TIPTON - Year one is always a crazy, hectic time for a college coach, and Patrick Chambers did just about everything as well as he could during his first season in charge of Penn State's basketball program.
He brought an enormous amount of energy and enthusiasm.
He and his staff coached up a team that didn't have great talent, and he believes they got the most out of the players and the squad.
He has represented the program and the university well, both as a basketball coach and as a prominent figure in the athletic department in the aftermath of the Jerry Sandusky scandal.
In year two and beyond, Chambers hopes to continue to do all of those things, plus most importantly put out a product that's better than last season's 12-20 record (4-14 in Big Ten).
"We should be better," Chambers, talking about this season, told a group of PSU supporters Monday at DelGrosso's Amusement Park.
"We've got to win some close games. We've got to win a game on the road. That's got to be our goal. And if it's 15-18 or 18-15, whatever that may be, we've still got to get better on the road, and we've got to win more games in the Big Ten."
To help that cause this season, Chambers unabashedly boasted of having "the best backcourt in the country" in point guard Tim Frazier and Southern Miss transfer D.J. Newbill. Whether that duo can live up to the coach's hype is questionable, but those two will at least be counted on to lead the Nittany Lions.
The bigger question for Chambers is what he can do for the long haul to make Penn State a viable contender in the Big Ten year in and year out. He believes the program is already on its way to that goal, and it all begins with recruiting better overall talent from the northeastern corridor.
"I think we've definitely made some inroads," Chambers said. "I think [other programs] are now worried about us, where in the past they may have not been worried about us."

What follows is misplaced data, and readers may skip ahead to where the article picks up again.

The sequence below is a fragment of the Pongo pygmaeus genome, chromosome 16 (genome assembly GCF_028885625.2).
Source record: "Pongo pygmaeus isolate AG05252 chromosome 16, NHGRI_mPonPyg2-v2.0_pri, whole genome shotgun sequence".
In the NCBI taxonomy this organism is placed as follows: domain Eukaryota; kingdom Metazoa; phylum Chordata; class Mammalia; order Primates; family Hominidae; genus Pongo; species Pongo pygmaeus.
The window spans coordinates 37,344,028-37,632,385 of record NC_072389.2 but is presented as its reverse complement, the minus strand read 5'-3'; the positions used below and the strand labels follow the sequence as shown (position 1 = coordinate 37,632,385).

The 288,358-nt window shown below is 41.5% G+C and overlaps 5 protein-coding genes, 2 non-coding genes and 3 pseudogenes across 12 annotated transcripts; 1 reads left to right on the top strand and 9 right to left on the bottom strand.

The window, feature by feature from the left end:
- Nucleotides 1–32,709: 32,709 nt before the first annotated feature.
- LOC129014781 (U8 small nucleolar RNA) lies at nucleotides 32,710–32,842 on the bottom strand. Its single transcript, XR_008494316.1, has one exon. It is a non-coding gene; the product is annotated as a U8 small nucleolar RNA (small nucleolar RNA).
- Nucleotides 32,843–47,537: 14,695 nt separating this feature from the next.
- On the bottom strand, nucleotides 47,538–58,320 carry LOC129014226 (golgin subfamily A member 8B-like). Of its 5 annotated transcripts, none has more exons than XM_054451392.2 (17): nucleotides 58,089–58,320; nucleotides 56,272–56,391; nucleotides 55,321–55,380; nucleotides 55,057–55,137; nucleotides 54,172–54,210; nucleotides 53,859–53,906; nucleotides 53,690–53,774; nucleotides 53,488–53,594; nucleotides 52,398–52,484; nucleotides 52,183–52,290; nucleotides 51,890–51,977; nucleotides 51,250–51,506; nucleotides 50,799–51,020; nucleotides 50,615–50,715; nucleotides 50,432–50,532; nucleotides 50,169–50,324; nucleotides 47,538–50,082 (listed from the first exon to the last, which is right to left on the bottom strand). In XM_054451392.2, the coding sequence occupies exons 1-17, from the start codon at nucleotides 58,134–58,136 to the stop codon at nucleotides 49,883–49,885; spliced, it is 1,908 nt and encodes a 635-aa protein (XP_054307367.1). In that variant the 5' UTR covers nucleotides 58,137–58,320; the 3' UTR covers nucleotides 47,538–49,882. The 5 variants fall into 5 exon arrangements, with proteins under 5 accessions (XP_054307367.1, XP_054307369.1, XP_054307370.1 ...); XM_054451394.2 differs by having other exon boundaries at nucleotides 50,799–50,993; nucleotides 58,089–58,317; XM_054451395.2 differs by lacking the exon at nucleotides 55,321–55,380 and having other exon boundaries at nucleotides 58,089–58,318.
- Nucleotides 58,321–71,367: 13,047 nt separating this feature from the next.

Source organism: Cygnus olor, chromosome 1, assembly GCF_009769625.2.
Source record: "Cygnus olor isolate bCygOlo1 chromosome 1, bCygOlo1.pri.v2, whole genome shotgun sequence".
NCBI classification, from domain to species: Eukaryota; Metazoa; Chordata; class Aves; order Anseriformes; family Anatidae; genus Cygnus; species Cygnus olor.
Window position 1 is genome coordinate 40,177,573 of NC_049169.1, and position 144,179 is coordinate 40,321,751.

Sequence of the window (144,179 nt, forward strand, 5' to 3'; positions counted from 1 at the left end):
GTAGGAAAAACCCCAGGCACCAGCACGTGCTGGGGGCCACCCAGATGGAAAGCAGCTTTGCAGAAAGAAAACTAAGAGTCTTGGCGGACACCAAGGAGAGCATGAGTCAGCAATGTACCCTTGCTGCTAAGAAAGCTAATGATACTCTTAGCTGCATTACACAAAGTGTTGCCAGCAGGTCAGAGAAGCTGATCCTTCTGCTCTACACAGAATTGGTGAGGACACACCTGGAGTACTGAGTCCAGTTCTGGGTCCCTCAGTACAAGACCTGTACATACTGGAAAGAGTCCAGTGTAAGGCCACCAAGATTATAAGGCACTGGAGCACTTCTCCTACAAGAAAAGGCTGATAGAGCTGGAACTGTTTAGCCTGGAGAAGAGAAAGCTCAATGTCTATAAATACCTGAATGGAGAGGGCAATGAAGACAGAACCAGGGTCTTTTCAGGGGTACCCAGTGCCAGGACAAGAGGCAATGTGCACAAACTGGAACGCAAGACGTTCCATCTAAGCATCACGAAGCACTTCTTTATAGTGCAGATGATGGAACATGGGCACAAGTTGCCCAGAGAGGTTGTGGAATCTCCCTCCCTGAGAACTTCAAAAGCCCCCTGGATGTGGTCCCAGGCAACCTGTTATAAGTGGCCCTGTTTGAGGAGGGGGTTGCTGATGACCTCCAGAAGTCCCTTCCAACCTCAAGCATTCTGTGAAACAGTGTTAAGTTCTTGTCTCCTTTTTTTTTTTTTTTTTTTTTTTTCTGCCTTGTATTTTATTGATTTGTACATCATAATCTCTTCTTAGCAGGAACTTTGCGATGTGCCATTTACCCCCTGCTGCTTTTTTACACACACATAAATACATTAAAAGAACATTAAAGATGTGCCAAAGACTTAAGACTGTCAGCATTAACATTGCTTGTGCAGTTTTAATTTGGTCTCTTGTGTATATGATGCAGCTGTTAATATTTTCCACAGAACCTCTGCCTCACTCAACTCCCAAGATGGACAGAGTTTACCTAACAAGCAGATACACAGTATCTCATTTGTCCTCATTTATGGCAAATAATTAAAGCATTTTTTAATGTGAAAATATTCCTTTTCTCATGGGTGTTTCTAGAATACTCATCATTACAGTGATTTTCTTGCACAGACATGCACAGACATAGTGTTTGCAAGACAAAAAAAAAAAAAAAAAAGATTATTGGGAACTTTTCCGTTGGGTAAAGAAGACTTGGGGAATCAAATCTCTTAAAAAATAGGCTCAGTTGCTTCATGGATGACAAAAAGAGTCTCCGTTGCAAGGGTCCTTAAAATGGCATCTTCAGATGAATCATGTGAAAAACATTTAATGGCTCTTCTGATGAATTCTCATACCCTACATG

Asked if that includes traditional Eastern powers such as Syracuse, Georgetown, Connecticut and others, Chambers gave an honest reply.
"I wouldn't say that - the top five in the Big East, the top five in the ACC," he said. "But that six to 10, they're starting to hear Penn State a little bit more often than they've heard in the past."
That's at least a start. But simply having Penn State in the picture for top recruits won't be good enough.
To take a big step, Chambers said the Lions need a major recruit to "take a chance and say, 'I want to go there.'"
That's where things get into the chicken and egg scenario. Penn State needs a big-time player or two in order to become a major factor, but such recruits may not be willing to commit to the Lions until they prove they are indeed a factor.
"We need a kid that - when we're going up against Georgetown, Maryland, Villanova - to say, 'You know what, that's the right place for me, they're going to turn it around, I want to be a part of that,'" Chambers said.
One issue for Penn State basketball in the past has been whether the school's administration has been totally on board with providing everything the program needs to be successful. Chambers said that is not an issue now, particularly important in light of the NCAA's $60 million fine from the Sandusky scandal.
"Full support," Chambers said of the administration. "I'm still recruiting the same way I've always recruited. Nothing's changed. They've haven't pulled anything from me, they haven't cut anything. I have my budget, it's my budget. We're full steam ahead."
Chambers was not hired by acting athletic director Dave Joyner - he was hired by Tim Curley - but said he does have a very good relationship with his boss.
One thing that could only help the basketball program - and all of PSU's athletic programs - would be deciding sooner rather than later if Joyner will be the long-term AD or if someone else will be hired.
"I'd love to see Dave take that acting term off so he can really dive in and start to put his stamp on some things and his leadership, so we can follow his direction and his vision," Chambers said. "He has vision. He has what it takes to be an AD.
"It's whether the Board wants that or whoever is making those decisions will want to move forward with that."